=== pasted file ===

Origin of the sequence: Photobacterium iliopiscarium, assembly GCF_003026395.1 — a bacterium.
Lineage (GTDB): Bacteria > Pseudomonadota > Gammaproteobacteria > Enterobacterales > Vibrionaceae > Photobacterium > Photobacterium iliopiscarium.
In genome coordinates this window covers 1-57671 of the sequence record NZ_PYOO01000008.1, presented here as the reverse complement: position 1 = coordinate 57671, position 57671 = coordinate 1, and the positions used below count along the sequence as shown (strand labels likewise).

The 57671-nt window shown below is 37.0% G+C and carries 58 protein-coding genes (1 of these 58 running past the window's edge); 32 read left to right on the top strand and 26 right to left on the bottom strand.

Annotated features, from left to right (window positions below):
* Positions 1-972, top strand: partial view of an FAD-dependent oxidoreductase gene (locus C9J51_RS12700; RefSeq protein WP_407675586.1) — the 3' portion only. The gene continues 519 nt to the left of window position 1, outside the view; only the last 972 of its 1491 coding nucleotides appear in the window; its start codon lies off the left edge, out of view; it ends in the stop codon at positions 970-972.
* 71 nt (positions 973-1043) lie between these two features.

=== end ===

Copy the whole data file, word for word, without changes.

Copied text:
Origin of the sequence: Photobacterium iliopiscarium, assembly GCF_003026395.1 — a bacterium.
Lineage (GTDB): Bacteria > Pseudomonadota > Gammaproteobacteria > Enterobacterales > Vibrionaceae > Photobacterium > Photobacterium iliopiscarium.
In genome coordinates this window covers 1-57671 of the sequence record NZ_PYOO01000008.1, presented here as the reverse complement: position 1 = coordinate 57671, position 57671 = coordinate 1, and the positions used below count along the sequence as shown (strand labels likewise).

The 57671-nt window shown below is 37.0% G+C and carries 58 protein-coding genes (1 of these 58 running past the window's edge); 32 read left to right on the top strand and 26 right to left on the bottom strand.

Annotated features, from left to right (window positions below):
* Positions 1-972, top strand: partial view of an FAD-dependent oxidoreductase gene (locus C9J51_RS12700; RefSeq protein WP_407675586.1) — the 3' portion only. The gene continues 519 nt to the left of window position 1, outside the view; only the last 972 of its 1491 coding nucleotides appear in the window; its start codon lies off the left edge, out of view; it ends in the stop codon at positions 970-972.
* 71 nt (positions 973-1043) lie between these two features.